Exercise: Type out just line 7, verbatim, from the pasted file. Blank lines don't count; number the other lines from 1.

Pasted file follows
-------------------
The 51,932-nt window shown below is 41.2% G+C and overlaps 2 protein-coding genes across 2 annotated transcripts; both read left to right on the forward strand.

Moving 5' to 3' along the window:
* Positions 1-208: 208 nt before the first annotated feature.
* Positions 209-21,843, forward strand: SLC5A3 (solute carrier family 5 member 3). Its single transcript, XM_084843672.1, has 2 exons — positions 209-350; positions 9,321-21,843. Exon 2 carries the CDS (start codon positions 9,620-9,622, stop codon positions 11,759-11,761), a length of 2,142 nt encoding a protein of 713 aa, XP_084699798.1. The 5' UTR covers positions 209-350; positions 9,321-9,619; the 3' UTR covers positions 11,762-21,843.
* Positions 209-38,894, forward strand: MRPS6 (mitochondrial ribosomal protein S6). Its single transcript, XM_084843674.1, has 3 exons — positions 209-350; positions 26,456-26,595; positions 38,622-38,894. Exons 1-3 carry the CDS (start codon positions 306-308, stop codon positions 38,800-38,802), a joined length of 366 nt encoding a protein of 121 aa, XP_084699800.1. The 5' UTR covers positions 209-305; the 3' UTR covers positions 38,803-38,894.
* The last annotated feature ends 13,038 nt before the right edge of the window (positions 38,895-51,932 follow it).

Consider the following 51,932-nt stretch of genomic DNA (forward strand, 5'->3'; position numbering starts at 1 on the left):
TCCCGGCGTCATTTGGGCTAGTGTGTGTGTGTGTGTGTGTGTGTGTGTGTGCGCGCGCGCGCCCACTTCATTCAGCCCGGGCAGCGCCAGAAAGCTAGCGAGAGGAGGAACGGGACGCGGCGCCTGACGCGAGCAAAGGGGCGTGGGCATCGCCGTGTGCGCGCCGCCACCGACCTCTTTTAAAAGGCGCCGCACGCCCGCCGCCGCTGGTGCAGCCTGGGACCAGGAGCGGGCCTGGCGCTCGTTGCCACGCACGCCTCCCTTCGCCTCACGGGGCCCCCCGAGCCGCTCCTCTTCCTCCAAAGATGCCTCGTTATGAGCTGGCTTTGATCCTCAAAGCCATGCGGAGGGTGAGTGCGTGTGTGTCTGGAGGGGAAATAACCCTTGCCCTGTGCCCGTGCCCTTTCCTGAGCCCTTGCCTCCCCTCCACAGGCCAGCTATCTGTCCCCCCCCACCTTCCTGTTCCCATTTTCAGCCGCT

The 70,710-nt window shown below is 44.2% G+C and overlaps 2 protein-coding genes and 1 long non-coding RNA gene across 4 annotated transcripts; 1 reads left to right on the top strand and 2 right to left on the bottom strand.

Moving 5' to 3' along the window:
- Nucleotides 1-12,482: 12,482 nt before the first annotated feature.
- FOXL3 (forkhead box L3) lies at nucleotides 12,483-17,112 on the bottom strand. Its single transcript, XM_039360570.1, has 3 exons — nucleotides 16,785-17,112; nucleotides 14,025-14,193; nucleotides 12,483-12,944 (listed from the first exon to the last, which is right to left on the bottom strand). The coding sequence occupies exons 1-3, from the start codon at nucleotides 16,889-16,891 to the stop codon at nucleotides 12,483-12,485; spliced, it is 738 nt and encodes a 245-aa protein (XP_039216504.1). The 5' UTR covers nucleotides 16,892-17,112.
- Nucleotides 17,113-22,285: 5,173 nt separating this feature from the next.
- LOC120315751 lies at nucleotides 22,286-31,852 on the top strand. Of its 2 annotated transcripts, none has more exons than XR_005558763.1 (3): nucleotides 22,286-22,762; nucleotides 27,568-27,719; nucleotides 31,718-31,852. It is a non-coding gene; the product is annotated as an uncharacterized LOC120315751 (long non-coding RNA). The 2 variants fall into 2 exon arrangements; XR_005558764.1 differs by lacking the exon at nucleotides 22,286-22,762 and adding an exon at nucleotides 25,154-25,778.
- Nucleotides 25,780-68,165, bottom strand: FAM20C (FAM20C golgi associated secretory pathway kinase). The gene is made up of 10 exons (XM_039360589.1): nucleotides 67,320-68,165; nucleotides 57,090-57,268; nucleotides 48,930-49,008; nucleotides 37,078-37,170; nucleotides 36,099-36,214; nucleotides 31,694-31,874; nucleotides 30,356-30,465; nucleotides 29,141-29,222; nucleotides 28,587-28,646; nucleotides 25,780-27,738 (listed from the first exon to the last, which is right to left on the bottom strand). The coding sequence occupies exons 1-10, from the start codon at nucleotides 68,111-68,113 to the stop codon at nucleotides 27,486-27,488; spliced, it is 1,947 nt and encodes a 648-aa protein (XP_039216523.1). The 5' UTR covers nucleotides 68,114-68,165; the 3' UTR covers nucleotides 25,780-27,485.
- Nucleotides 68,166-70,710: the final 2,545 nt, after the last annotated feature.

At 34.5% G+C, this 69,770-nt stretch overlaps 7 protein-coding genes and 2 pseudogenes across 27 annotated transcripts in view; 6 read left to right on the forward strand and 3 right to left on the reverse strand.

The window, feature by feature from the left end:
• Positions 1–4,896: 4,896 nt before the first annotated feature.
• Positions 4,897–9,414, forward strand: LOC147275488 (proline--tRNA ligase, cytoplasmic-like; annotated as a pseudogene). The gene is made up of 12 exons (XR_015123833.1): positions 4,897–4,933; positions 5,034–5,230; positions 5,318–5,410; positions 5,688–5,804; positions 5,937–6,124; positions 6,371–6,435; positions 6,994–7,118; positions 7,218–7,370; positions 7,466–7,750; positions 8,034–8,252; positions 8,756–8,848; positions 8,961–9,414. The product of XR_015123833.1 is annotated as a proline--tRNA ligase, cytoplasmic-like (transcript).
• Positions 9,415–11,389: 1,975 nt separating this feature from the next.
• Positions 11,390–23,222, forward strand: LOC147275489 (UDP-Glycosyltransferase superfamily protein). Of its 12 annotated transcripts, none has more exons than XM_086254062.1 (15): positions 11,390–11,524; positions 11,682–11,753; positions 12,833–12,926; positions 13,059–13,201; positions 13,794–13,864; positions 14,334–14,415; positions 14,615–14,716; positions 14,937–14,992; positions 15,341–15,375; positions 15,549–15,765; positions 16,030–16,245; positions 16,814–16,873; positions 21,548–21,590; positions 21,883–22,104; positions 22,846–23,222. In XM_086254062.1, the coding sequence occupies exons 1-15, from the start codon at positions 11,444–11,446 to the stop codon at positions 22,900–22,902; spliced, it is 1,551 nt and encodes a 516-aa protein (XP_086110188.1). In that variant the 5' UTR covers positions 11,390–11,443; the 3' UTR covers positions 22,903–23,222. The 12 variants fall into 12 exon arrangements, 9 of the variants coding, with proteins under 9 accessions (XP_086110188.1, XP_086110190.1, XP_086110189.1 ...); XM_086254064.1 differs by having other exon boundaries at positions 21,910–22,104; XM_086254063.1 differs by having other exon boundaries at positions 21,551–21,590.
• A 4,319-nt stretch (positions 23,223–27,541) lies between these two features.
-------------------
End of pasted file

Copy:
Consider the following 51,932-nt stretch of genomic DNA (forward strand, 5'->3'; position numbering starts at 1 on the left):